Jean-Marc Delaye
<jean-marc.delaye@cea.fr>

Jean-Marc Delaye was graduated as an engineer of the “Ecole Supérieure d’Electricité” (Gif/Yvette, France) in 1987. He received a doctorate in Material Science field (University Paris 6) after a PhD at CEA Saclay dedicated to the  diffusion mechanisms in amorphous materials using molecular simulations. In 1995, he was engaged at CEA Saclay to study radiation effects in nuclear glasses and migrated to CEA Marcoule in 1997. He obtained accreditation to direct research (HDR) at University of Montpellier in 2000 and was appointed as Senior Expert then Research Director.


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Molecular simulations applied to simplified nuclear glass alteration
Frédéric Angeli1, Axelle Baroni1, Frédéric Bouyer1, Marie Collin1, Jean-Marc Delaye*1, Amreen Jan1,2, Stéphane Gin1, Sebastien N. Kerisit2
1
EA DEN DE2D SEVT, Laboratoire d’étude du Comportement à Long Terme, 30207, Bagnols-sur-Céze, France

2Physical and Computational Sciences Directorate, Pacific Northwest National Laboratory, Richland, Washington 99352, USA

In France, the nuclear glasses containing the non-recoverable radioactive wastes from spent fuel processing are aimed to be stored in a deep geological repository. To guarantee the long term stability of the storage, it is necessary to assess its durability under aqueous corrosion. Glass alteration is a complex process with a succession of stages (Figure 1) involving specific elementary mechanisms: hydration, interdiffusion, hydrolysis, condensation, precipitation …
Figure 1: Phenomenological scheme of the alteration mechanisms at a glass – solution interface

At CEA Marcoule (France), and in collaboration with PNNL (USA), complementary molecular simulations at different scales have been developed to improve insight into these elementary mechanisms. This presentation will propose an overview of these investigations.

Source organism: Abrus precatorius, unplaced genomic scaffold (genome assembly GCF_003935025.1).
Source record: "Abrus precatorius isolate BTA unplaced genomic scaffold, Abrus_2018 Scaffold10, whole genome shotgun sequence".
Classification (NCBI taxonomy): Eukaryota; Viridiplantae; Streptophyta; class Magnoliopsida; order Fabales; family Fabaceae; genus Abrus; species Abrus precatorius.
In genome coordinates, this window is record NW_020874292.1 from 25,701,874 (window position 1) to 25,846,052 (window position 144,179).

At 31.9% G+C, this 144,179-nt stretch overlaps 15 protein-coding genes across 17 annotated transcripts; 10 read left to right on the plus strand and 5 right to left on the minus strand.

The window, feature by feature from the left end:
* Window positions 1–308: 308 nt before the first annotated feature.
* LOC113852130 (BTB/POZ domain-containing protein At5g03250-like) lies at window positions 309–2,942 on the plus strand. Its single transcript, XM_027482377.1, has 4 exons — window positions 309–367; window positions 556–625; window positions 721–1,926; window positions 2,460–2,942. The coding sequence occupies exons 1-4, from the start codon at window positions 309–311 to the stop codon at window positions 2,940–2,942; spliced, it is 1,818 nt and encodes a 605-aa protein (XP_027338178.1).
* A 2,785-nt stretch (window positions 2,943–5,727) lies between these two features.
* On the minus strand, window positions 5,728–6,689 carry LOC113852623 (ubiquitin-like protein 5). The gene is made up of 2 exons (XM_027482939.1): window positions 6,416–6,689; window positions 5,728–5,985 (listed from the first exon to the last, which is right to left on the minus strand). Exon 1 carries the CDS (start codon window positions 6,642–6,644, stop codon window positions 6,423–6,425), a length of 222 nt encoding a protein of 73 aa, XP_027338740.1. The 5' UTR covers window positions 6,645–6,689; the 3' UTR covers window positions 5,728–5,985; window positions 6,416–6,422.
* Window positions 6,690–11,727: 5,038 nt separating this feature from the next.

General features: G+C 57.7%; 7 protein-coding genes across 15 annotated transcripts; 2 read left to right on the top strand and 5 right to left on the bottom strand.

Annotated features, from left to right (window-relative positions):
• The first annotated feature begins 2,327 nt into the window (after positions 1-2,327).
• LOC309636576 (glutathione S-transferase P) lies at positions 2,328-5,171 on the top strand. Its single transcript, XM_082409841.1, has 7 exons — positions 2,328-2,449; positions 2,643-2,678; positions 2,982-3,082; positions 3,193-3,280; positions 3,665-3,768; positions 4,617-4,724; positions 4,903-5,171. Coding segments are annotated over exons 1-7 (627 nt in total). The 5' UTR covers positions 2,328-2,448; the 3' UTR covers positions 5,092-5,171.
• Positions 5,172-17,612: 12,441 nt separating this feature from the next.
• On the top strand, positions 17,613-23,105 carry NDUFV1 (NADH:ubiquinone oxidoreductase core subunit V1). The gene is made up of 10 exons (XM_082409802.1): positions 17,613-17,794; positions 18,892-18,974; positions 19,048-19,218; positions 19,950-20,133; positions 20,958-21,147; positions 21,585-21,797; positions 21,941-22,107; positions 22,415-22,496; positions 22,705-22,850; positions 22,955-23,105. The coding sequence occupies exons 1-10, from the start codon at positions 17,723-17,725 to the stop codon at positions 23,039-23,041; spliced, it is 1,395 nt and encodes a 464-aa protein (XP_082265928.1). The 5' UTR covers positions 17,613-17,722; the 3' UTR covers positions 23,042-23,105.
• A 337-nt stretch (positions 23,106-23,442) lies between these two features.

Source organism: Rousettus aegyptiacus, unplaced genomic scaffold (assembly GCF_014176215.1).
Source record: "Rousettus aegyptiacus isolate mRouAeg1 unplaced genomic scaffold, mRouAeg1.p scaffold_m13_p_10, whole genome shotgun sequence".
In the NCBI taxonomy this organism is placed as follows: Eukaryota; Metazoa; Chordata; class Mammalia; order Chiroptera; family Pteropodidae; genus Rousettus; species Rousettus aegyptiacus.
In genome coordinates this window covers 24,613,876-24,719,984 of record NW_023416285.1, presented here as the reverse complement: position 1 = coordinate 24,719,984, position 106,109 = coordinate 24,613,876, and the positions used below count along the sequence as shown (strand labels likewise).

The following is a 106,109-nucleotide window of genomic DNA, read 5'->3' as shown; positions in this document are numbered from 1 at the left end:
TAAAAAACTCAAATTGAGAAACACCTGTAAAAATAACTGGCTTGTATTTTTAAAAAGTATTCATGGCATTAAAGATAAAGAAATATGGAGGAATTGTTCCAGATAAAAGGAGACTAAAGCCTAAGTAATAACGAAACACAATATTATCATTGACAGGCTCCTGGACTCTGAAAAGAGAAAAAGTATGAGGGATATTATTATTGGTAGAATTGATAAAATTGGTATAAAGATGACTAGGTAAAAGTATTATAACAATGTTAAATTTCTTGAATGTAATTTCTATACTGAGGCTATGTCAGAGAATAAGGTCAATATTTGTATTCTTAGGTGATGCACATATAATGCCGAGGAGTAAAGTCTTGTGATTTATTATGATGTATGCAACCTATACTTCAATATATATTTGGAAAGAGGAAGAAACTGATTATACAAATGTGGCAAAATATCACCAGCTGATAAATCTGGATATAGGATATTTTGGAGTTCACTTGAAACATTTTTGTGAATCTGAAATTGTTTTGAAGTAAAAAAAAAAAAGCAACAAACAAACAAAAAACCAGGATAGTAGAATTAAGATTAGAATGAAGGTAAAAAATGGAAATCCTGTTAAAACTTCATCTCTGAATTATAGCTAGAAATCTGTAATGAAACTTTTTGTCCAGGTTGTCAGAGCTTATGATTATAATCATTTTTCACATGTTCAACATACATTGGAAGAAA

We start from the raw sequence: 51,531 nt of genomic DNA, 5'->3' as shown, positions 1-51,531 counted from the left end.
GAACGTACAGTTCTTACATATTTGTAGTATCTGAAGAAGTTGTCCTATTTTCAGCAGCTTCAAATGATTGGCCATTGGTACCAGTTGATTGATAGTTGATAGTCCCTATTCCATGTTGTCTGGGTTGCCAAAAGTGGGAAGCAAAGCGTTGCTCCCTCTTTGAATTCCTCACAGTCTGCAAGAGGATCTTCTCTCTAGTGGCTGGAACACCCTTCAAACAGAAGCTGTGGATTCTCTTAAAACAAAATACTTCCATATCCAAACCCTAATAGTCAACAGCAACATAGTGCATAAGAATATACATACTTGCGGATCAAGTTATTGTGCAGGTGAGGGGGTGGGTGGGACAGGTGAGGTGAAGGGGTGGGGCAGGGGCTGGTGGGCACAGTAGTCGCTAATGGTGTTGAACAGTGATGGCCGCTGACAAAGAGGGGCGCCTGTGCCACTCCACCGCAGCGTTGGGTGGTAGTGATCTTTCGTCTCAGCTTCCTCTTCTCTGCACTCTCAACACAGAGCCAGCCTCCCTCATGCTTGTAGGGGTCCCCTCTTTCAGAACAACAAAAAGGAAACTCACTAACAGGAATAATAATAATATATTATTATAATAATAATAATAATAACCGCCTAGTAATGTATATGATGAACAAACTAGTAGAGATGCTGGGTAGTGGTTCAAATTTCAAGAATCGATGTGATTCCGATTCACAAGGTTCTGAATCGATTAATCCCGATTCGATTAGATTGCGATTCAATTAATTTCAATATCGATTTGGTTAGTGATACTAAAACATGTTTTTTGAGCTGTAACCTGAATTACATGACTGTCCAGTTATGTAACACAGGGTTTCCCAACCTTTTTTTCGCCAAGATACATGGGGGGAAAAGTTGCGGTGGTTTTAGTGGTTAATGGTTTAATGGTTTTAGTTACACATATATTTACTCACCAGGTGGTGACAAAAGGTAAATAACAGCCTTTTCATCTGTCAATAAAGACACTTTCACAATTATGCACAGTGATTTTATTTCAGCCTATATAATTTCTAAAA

Using a kinetic Monte Carlo algorithm, the alteration layer formation has been simulated at a timescale not far from the laboratory one. The principle is to accumulate local hydrolysis and recondensation processes in order to reproduce the dissolution of the soluble species (B, Na) and the formation of a passivating layer at the glass surface. By this technique, it is possible to clarify the relations between the chemical composition and the alteration behavior. In particular the impact of the ZrO2 concentration on the alteration layer properties has been assessed [1].

At a smaller scale, classical molecular dynamics simulations have been performed using the CLAYFF force field to investigate the water diffusion into porous silicate systems and to compare to the experimental orders of magnitude. The coupling between experiments and simulations shed a new light on the gel layer porosity (Figure 2). It appears that two different porosities can be distinguished, an open one easily accessible to the water molecule, and a close one more hardly accessible.

Figure 2: Schematic representation of the model considering to porous networks with different diffusion coefficients

At an even smaller scale, ab initio calculations have been performed to simulate borosilicate and alumino silicate glass hydrolysis. Correlations between the local structures around the bonds and the reaction energies have been evidenced [2].

Finally, the hydration influence on the radiation effects in a simplified alteration layer (SiO2-Al2O3-CaO + H2O) has been studied using classical molecular dynamics with force fields entirely fitted on ab initio data. By comparing dry and hydrated systems, it has been shown that initial depolymerization induced by the water molecules leads to a better resistance to ballistic effects.

References:
[1] Cailleteau C., Devreux F., Spalla O., Angéli F., Gin S., J. Phys. Chem. C, 115 (2011) 5846.
[2] Bouyer F., Geneste G., Ispas S., Kob W., Ganster P., J. Solid State Chem., 183. (2010) 2786.